It is well known in my family that if we go out to a restaurant and the menu offers shrimp and grits, that is what I will inevitably order. And I do that not because I don't have a diverse palate, but because for several years I've been seeking the perfect bowl - which has been elusive, to say the least. In my quest, I've had some that were too 'fancy', some that were too bacon-heavy, some too sweet with tomatoes. I've had some sublimely delicious ones, including one that was a riff on South Indian upma and sambar, but still didn't satisfy what I was searching for.
And then yesterday, I had the perfect bowl: the grits retained some of their 'grit', but were creamy and unctuous, the shrimp plump and cooked to perfection, and then there was the sauce - briny and bayou-reminiscent, in the best possible way. It made me think of the slaves who were given the most meager rations, including the grittiest part of the corn kernel and expected to produce back-breaking labor. Grits that did not provide enough nutrition to thrive, but survive just long enough to return the investment made into their purchase, room and board. Through the years, when able to forage and fish, Creoles first made the grits not just palatable, but comfort-inducing, and then crave-worthy by adding shrimp poached in spices that were the only memory of home that they could recreate time and again.
You'll pardon my irritation then, when after consuming (notice I didn't say enjoying) a bowl at an acclaimed restaurant that touted its regionally sourced ingredients last year, I learned that the grits with a Gullah name didn't come from Gullah pedigree. That the ingredients were indeed fresh and local, and the dish prepared with technical precision, but it had no soul. That restaurant may be located in the land of haint blue porch ceilings, in a city built by black islanders, but the slave market still standing in the middle of town was no more than a building to them, not a place where ghosts still searched for their stolen children.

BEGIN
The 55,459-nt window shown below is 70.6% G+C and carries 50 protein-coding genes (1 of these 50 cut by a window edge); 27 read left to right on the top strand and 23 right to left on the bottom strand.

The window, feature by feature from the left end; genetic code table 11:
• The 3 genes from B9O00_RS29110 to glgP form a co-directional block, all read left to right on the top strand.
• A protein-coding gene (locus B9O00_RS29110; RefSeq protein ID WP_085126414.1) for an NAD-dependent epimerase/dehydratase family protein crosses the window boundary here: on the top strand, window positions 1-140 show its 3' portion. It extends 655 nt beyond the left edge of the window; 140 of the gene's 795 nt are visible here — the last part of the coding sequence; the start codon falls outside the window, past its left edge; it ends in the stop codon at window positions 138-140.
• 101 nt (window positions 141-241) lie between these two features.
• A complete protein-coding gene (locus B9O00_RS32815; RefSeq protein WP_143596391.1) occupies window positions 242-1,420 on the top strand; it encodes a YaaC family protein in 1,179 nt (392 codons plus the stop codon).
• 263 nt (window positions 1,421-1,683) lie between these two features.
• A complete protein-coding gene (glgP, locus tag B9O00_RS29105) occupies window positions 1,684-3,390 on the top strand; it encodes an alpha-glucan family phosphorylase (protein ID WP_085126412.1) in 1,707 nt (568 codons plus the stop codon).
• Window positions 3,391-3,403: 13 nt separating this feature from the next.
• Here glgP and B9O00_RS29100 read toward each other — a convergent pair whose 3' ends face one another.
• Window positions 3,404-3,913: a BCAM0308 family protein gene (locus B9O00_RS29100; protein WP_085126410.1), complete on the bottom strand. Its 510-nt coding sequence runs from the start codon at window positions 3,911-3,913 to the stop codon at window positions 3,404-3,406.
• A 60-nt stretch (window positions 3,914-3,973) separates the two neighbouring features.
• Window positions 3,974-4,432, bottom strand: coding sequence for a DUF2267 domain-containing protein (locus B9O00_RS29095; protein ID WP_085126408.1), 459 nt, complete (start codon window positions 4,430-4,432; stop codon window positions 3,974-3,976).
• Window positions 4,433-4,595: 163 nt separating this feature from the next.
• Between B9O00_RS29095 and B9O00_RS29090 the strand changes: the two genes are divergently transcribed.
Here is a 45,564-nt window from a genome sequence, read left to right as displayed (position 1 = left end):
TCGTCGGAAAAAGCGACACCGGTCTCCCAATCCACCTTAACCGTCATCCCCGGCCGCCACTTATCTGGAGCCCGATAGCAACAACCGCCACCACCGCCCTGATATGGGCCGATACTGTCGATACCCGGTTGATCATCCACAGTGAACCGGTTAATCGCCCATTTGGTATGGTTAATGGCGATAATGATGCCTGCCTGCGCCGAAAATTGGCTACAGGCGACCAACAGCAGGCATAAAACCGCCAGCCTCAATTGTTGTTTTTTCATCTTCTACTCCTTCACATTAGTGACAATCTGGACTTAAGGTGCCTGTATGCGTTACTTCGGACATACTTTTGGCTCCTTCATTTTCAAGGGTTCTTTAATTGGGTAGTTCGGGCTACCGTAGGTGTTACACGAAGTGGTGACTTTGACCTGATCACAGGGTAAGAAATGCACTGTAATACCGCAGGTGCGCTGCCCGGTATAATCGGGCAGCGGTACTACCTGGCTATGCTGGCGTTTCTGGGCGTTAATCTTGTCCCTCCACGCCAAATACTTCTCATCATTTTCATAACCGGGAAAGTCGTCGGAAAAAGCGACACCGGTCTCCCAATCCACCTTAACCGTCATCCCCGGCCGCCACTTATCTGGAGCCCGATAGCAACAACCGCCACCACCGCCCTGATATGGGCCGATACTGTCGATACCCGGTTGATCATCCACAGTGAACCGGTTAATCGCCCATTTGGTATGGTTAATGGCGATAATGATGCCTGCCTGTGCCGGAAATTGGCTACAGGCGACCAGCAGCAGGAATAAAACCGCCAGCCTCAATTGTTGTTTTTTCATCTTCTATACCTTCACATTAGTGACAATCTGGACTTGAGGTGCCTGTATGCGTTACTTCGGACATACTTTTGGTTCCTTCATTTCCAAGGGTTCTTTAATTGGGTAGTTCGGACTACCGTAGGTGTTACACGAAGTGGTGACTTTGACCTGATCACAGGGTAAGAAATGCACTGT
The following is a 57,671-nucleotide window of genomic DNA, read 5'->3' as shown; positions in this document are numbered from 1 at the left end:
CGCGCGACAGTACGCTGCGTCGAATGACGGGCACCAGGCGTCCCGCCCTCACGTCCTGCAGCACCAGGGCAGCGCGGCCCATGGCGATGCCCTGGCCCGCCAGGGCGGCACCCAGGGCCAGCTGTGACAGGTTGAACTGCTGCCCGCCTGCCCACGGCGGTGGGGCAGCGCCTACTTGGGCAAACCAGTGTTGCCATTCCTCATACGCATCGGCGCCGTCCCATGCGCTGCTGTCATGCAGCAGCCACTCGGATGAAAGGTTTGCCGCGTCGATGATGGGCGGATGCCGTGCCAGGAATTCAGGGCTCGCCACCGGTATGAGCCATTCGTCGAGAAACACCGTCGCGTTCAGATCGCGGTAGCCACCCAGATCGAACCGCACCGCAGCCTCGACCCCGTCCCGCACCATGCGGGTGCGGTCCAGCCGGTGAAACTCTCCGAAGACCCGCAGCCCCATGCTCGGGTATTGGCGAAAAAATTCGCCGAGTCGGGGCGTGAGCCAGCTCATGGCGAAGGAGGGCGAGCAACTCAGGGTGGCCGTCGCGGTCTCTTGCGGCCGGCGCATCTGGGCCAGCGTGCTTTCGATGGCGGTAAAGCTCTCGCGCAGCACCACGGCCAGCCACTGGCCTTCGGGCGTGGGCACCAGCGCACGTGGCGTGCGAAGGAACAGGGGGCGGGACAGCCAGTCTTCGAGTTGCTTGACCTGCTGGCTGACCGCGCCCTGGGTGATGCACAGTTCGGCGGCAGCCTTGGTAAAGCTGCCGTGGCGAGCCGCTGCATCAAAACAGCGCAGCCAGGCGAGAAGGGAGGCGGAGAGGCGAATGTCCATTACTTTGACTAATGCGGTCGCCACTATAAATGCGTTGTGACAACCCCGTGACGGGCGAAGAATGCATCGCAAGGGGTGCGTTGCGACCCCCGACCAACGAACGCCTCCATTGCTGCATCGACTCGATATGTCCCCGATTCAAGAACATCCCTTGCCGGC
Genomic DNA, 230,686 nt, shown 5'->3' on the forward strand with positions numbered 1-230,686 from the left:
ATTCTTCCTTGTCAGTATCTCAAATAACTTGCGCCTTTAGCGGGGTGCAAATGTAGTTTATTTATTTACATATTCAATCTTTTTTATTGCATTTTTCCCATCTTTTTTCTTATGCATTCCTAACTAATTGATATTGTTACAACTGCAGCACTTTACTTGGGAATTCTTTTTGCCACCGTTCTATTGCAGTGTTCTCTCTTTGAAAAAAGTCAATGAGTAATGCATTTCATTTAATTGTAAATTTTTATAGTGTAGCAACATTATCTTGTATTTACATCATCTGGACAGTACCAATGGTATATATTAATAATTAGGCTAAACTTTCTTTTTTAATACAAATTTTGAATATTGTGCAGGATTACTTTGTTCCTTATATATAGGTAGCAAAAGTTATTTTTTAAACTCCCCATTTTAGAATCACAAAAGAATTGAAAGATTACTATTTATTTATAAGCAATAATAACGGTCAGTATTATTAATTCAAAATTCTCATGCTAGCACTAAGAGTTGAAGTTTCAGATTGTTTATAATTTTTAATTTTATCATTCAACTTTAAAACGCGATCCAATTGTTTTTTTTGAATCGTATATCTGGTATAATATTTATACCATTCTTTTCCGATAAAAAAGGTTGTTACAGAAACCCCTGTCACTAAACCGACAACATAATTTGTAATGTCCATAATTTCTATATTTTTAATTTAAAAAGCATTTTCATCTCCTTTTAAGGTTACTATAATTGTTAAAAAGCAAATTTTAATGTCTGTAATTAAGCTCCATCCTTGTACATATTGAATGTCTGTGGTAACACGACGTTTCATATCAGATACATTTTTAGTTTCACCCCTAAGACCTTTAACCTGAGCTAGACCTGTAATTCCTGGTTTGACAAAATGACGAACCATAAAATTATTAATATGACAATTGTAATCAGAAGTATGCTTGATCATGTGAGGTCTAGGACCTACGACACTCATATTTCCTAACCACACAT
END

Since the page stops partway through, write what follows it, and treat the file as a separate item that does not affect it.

Now, more than ever, I would like to see diners in this country not just rave over 'ethnic' and 'soul' food with its nuanced and complex flavors, but see those same nuances and complexities in the people who cook, and serve it to them. I'm not just an immigrant with an accent. My children are not just bi-racial. Black people are not just black, they are descendants of dynasties, tribes and communities they cannot even trace. They give their children names that have dignified meanings in the old country, only to have them mocked by people who choose not to inquire about their origins. Oftentimes I have observed a black woman with queenly bearing and it makes me wonder what her life would be like now, if her ancestor hadn't been stolen from their kingdom.
It's lazy to look at someone and assign them an identity based on the color of their skin. Get to know someone first. Listen to their story. Think about the skills and grit it took for their ancestors to survive atrocity upon atrocity, and still possess the optimism to start a family. Compassion, kindness and humanity make for a society worth inhabiting, but grit - that ability to make it no matter what is thrown your way - that builds strong people and societies, and towns and cities. Please, allow people of color - black men especially - who carry this grit deep within their DNA - to live. Give them hope, and the room to grow while making mistakes. Stop killing them for those things, and in some cases for no reason at all. Let them breathe, as you've been able to.
Wife, mother, baker, jam maker, hug dispenser, reader.